The Federal Fair Housing Act (FFHA) prohibits the use of any discriminatory actions a seller, landlord or property manager might take against a prospective buyer or tenant based on an individual’s:

  • race or color;
  • national origin;
  • religion;
  • sex;
  • familial status; or
  • handicap.

California law also bars discrimination in the sale or rental of housing accommodations. California’s list of protected classes is more extensive than federal protections, with discriminatory practices prohibited based on an individual’s:

  • race;
  • color;
  • religion;
  • sex;
  • sexual orientation;
  • gender identity;
  • genetic information;
  • marital status;
  • national origin;
  • ancestry;
  • familial status;
  • source of income; or
  • disability.

Discriminatory practices include:

  • making an inquiry into the race, sex, disability, etc. of any individual seeking to rent or purchase housing;
  • publishing ads or notices which indicate a preference or limitation based on any of the prohibited discrimination factors;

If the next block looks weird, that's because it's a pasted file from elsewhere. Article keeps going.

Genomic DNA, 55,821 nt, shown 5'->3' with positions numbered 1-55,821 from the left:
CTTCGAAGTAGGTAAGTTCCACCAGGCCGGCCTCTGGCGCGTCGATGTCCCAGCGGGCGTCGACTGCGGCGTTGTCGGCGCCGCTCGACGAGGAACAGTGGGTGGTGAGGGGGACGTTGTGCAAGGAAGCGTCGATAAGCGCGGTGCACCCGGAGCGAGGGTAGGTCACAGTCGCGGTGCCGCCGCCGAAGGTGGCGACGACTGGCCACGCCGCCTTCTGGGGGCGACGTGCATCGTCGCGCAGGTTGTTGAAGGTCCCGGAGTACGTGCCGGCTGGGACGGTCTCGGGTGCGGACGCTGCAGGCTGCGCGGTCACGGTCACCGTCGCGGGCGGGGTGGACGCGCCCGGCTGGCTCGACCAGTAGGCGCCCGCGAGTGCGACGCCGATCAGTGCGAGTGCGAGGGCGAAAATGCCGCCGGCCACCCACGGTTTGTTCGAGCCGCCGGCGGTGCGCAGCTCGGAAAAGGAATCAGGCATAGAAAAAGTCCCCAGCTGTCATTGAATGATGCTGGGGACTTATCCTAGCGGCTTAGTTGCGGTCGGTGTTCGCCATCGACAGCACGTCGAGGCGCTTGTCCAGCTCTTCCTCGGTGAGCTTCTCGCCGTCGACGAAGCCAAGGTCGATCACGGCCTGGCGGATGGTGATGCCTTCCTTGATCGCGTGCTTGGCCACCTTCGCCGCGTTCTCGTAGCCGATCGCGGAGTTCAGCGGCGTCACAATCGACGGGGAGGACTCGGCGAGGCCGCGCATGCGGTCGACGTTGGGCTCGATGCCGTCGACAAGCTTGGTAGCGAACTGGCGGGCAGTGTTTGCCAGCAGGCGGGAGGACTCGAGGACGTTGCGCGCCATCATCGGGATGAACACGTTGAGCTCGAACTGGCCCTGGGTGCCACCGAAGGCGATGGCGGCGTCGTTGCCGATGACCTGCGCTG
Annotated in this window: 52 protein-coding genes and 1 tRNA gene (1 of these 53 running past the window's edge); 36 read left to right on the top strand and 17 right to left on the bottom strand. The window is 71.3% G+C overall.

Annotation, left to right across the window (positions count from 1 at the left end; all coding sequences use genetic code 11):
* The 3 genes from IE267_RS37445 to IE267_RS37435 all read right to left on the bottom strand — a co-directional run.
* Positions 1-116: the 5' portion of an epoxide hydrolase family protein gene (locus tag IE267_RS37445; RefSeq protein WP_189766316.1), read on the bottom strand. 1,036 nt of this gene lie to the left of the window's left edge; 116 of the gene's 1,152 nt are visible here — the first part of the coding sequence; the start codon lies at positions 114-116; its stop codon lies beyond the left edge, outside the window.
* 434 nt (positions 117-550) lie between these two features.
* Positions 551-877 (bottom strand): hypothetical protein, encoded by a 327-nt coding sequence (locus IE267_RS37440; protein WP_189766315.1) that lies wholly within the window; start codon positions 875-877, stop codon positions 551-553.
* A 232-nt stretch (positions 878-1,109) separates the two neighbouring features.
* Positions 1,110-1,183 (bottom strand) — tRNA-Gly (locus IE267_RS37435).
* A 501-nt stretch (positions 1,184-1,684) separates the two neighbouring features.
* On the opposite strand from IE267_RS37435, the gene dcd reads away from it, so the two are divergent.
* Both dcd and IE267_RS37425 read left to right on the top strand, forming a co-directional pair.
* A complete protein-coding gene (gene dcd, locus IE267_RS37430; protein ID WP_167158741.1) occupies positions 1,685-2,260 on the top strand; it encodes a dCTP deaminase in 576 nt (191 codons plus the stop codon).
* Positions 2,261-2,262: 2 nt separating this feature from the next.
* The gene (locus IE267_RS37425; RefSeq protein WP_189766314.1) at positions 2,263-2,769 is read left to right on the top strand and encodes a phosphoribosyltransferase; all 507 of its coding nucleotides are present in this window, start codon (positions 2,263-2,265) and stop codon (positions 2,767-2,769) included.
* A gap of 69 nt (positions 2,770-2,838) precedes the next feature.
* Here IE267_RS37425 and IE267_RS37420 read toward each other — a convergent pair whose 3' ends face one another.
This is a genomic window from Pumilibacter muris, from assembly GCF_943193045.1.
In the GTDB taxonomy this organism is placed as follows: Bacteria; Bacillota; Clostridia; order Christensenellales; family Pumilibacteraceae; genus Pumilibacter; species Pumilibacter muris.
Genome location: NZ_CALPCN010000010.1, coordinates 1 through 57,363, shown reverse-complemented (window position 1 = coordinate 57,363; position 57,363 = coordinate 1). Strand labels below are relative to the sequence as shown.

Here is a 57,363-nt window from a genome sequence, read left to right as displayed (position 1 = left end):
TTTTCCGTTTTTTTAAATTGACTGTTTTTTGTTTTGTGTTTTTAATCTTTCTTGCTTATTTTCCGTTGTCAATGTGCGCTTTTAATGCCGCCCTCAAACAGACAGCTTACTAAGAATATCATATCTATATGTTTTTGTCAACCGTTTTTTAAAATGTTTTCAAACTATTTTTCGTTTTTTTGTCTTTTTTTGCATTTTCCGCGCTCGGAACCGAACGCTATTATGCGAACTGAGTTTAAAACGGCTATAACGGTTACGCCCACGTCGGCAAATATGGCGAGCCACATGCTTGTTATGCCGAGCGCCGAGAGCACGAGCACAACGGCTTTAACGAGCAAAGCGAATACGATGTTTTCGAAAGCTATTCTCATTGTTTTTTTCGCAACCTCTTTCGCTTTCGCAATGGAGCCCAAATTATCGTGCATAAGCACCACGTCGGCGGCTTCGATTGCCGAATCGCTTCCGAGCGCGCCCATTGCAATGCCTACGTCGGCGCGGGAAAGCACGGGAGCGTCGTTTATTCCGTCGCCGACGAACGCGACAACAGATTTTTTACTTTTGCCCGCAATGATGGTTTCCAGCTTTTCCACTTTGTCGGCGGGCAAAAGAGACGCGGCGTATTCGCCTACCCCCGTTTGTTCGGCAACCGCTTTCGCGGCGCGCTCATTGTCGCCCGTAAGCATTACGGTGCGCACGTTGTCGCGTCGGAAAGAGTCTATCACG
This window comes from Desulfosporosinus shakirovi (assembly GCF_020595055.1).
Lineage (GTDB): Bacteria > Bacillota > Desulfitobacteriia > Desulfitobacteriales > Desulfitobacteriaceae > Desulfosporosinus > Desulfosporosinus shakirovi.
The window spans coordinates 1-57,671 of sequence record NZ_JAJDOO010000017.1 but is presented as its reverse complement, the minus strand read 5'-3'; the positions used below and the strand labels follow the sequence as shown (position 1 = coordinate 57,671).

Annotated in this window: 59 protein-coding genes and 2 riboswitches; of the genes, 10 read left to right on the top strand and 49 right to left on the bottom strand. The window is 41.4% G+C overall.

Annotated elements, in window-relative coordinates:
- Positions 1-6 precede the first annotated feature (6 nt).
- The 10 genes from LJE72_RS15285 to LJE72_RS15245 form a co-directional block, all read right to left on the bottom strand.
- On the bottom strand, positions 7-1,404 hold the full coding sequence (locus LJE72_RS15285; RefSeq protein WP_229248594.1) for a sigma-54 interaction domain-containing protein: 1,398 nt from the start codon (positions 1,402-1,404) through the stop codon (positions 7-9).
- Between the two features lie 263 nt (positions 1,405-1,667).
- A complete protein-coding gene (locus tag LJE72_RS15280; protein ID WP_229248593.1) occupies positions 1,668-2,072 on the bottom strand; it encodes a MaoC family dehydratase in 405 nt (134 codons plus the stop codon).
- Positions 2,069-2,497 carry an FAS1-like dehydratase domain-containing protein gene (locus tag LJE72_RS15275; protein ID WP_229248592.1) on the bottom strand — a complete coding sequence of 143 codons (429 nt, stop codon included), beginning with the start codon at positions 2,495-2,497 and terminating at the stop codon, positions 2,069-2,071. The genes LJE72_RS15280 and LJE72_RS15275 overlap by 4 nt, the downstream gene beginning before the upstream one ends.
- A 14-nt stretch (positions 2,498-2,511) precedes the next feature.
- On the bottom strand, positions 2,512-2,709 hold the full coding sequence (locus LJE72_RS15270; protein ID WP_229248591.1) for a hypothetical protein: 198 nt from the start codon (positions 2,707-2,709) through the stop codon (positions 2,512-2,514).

• use of prohibited discrimination when providing or arranging real estate mortgages and financing;
  • a broker’s refusal to represent an individual in a real estate transaction based on any prohibited factor; and
  • any other practice that denies housing to a member of a protected class.

An individual who has been the victim of discriminatory housing practices may file a complaint with the Department of Fair Employment and Housing, the California government agency which enforces anti-discrimination law.

Brokers have a duty to advise their agents and employees of anti-discriminations rules and conduct. The broker is not only responsible for their own conduct, but also needs to ensure their employees follow anti-discrimination regulations when acting as agents on their behalf. [See RPI e-book Real Estate Principles Chapter 7]

Though housing discrimination is outlawed in California, redlining’s effects yet linger. Legislation alone is not enough to stamp out the legacy of racism — it’s up to agents and brokers to do their part as shepherds of the Golden State’s housing market.